There must be something very impressive happening to Robyn's right!
The music industry has always had a knack for producing antonyms. The serene psychedelia of The Beatles found its raucous counterpoint in The Rolling Stones, Heavy Metal uncovered its heart in the emo scene and now the Irish Singer/Songwriters have discovered their Darkside in Robyn Shiels. As the sugar-coated sentiments of modern pop saturate the airwaves, Shiels’ melancholic musings will bring you back to reality like an insulin shot to the heart.
Shiels’ minimalistic style reduces country music to its elements, finding a melodic middle ground between Will Oldham and Johnny Cash. His distinctive sound reinforces the redemptive power of music and suggests perhaps it is better to be miserable then feel nothing at all. Never one to shy away from the sombre side of life, Shiels returns this year with a collection of songs as reflective as a mirror at a narcissists’ anonymous meeting. The aptly titled The Great Depression delves deep into the recesses of the soul, reliving those archetypal moments of despair that have affected us all. Shiels’ songs explore the twilight of waking life; those solitary moments where light and darkness interweave creating a grey area of calm introspection.
When We Were Brothers” opens proceedings with an arresting soliloquy that sets the pace for the remaining tracks. In his lugubrious lilting tone, Shiels laments “shot a man who was not there/the bad moon follows me everywhere”. The story unfolds like a narrative of nocturnal life, recalling memories long since locked away in the cellar of the human soul. The story paints a picture of an aged raconteur retelling his grand, nostalgic tale from the alcove of a rural Irish bar. The shuffling rhythm of the chorus lends a little optimism to the track while the female backing vocals provide a silver lining; enveloping the frayed edges of Shiels’ sorrowful experiences.
Standout track The Love of an Honest Man marks a move towards a more traditional full band set up with Shiels incorporating electric guitars and a full acoustic kit into his sound. The track highlights Shiels’ skill as a composer with each instrument adding a new, yet understated colour to his erstwhile solemn palette. The restrained guitar riff harmonises with the main vocal line, while the brush-stroked drums provide the punctuation for his forlorn tale.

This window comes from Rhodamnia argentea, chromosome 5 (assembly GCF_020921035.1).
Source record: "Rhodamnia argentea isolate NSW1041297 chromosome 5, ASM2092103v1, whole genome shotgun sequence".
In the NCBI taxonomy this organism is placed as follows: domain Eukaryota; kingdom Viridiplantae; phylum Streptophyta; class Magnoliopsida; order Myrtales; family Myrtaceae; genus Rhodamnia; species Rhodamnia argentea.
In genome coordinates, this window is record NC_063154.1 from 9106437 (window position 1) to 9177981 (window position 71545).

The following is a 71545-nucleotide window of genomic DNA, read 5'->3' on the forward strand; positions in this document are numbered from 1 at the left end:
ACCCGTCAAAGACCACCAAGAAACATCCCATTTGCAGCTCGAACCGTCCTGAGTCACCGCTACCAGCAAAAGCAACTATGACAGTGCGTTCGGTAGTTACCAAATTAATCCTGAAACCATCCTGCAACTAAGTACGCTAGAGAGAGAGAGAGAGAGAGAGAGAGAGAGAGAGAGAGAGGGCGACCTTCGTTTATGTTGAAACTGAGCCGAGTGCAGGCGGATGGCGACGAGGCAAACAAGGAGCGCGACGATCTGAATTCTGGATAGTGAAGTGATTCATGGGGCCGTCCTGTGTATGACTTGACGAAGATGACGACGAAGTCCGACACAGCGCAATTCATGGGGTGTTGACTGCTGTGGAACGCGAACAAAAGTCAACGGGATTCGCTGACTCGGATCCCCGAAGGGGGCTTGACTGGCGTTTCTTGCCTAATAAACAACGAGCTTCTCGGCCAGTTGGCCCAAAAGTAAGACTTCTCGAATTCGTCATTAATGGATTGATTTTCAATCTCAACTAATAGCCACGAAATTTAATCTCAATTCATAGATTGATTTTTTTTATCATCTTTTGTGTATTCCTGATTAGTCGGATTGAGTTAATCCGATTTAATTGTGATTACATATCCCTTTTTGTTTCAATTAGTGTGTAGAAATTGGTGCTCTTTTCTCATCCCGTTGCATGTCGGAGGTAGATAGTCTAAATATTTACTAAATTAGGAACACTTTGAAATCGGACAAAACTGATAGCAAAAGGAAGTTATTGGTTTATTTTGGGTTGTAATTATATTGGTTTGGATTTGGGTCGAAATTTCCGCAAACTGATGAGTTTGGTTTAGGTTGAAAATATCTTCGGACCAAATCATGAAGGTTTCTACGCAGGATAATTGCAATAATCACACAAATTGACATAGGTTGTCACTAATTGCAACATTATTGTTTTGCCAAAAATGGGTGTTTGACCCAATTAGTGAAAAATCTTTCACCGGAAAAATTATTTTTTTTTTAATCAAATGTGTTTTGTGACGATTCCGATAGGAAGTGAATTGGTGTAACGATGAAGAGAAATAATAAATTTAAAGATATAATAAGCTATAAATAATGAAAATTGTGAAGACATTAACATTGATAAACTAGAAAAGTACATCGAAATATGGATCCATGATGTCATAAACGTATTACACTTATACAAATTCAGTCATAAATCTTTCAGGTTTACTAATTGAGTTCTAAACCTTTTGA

Whatever it is, it must be quite a sight to captivate so fully!
The slow burning lament Look What You’ve Done serves as the perfect soundtrack to an emotional breakup, freezing you in a mournful moment in time while the rest of the world carries on undeterred. While certainly not a mood elevator, the song reveals a series of arresting and illuminating images that are beautiful in their simplicity. The track delves into the narrator’s sense of despair in the hope of locating some measure of clarity.
This sought-after ray of light materialises in the twelve-string twang of the Latest Greatest Comedienne; a laid back eulogy bordering on the upbeat. Once again, the saintly female backing vocals provide a fitting counterpoint to Shiels’ strained melodies. The track’s elementary verse/chorus structure situates it firmly in the folk tradition and recalls the earlier output of Dylan.
Shiels strips his sound down to its component parts on closing track Hell is; leaving the lyrics as its focal point. Delivered in a nasal tone, the track bears more than a passing resemblance to the melancholic croon of indie outfit Deer Tick. The song features a haunting whistling solo that adds an ethereal air to Shiels’ rudimentary style. Like the humble Ferryman, Shiels will be your faithful companion in the purgatory of waking life. And while The Great Depression does little to alter one’s mood, this contemplative collection will guide you through those troubled waters towards the light of an approaching dawn.
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